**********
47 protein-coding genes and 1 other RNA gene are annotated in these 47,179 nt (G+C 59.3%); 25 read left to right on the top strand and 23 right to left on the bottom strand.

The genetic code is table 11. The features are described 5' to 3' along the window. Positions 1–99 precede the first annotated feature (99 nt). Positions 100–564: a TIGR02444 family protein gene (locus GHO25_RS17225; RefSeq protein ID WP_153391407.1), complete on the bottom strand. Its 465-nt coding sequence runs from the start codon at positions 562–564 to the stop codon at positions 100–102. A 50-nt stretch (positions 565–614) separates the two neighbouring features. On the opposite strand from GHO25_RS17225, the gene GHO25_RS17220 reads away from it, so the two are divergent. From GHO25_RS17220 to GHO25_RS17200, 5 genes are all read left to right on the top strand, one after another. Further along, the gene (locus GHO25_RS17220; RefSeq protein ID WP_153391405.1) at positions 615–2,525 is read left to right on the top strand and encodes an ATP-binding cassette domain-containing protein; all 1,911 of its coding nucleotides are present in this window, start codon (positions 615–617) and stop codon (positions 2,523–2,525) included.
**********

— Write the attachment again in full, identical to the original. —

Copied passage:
47 protein-coding genes and 1 other RNA gene are annotated in these 47,179 nt (G+C 59.3%); 25 read left to right on the top strand and 23 right to left on the bottom strand.

The genetic code is table 11. The features are described 5' to 3' along the window. Positions 1–99 precede the first annotated feature (99 nt). Positions 100–564: a TIGR02444 family protein gene (locus GHO25_RS17225; RefSeq protein ID WP_153391407.1), complete on the bottom strand. Its 465-nt coding sequence runs from the start codon at positions 562–564 to the stop codon at positions 100–102. A 50-nt stretch (positions 565–614) separates the two neighbouring features. On the opposite strand from GHO25_RS17225, the gene GHO25_RS17220 reads away from it, so the two are divergent. From GHO25_RS17220 to GHO25_RS17200, 5 genes are all read left to right on the top strand, one after another. Further along, the gene (locus GHO25_RS17220; RefSeq protein ID WP_153391405.1) at positions 615–2,525 is read left to right on the top strand and encodes an ATP-binding cassette domain-containing protein; all 1,911 of its coding nucleotides are present in this window, start codon (positions 615–617) and stop codon (positions 2,523–2,525) included.